Even before the onset of his career, George Anderson was met repeatedly with challenges to the legitimacy of his ability. Having been doubted by his parents, peers, and numerous figures of authority throughout his childhood and teenage years, Anderson was nearly placed in an inpatient psychological institution and treated for schizophrenia. However, his visions did not stop, and eventually they fueled a career beset by controversy and skepticism. The most common criticism of Anderson’s ability has been that his readings are often too vague, or incorrect, to be considered legitimate. Former clients as well as general skeptics have accused Anderson of obtaining information about clients before readings and, as paranormal investigator and skeptic Gary Posner states, likened his reading process to “play[ing] a version of the child’s games ‘Hot and Cold’ and ‘20 Questions’” (Posner 2006). Furthermore, although Anderson claims to have undergone and passed a series of scientific tests, many have questioned the legitimacy of the scientists and the measures used to obtain such results. In 2003, the Committee for Skeptical Inquiry, an organization dedicated to paranormal investigation, posted an article titled “How Not to Test Mediums: Critiquing the Afterlife Experiments,” criticizing the method through which University of Arizona professor Gary Schwartz and colleagues tested and confirmed the paranormal abilities of several mediums, including George Anderson (Hyman 2003).
In response to skepticism regarding the legitimacy of his ability, Anderson argues that many skeptics of mediumship are all subject to the same misunderstanding: that communicating with the spiritual realm is an infallible process. On the contrary, as Anderson retorts, there is much room for miscommunication due to human error on his part and that of the client and because many of the messages he receives from spirits are in symbols, images, and visions, rather than words. Therefore, it is often difficult to relay to the client exactly what the spirit is communicating. As it pertains, Anderson has metaphorically likened his ability to that of an athlete, stating that “every time a ballplayer steps up to the plate, he doesn’t hit a home run. But that doesn’t mean he can’t play ball” (quoted by Reed 1999). Furthermore, refuting claims that he obtains information about clients prior to readings, he maintains that George Anderson Grief Support Programs takes measures to assure the complete anonymity of clients. Anderson reports that this is done by replacing names with client numbers after appointments have been booked; therefore, he does not have access to clients’ names at any point prior to, during, or after the session.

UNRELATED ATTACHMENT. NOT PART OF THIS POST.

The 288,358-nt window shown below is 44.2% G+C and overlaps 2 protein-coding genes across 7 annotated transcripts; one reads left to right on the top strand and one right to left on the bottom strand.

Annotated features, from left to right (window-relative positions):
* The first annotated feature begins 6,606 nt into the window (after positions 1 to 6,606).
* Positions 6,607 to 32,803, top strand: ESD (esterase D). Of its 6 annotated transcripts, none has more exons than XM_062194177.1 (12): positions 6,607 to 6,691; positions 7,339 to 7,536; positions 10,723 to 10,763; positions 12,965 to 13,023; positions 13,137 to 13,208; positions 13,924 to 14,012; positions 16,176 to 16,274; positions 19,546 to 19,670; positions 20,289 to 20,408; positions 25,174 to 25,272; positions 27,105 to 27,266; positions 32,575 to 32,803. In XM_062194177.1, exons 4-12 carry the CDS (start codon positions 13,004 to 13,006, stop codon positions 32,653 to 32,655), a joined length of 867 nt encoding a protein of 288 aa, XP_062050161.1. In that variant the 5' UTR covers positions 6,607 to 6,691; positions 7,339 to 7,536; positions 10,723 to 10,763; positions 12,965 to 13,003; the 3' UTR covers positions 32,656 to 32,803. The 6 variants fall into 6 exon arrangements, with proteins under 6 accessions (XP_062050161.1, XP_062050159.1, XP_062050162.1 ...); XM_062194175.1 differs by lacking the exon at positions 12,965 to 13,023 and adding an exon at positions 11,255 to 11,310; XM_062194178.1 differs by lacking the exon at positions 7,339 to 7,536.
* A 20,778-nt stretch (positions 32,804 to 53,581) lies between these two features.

Finally, concerns have been raised regarding what some consider the inappropriately high cost of reading sessions. In response, the organization claims that due to the large number of people seeking readings from Anderson and contacting the organization with questions and concerns, it must maintain a full-time staff. Furthermore, Anderson is very limited in how many readings he can conduct per week. Although the organization states that it is currently working toward lowering the cost of private readings, the present cost per session is necessary to fund the organization (“Frequently Asked Questions,” n.d). Regardless of the numerous criticisms, skepticisms, and challenges faced by George Anderson Grief Support Programs, the organization continues to thrive as Anderson claims to have conducted over 30,000 readings throughout the course of his career (“Meet Legendary Medium George Anderson” n.d.).
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Reed, J.D. 1999. “Across The Great Divide.” People. Accessed from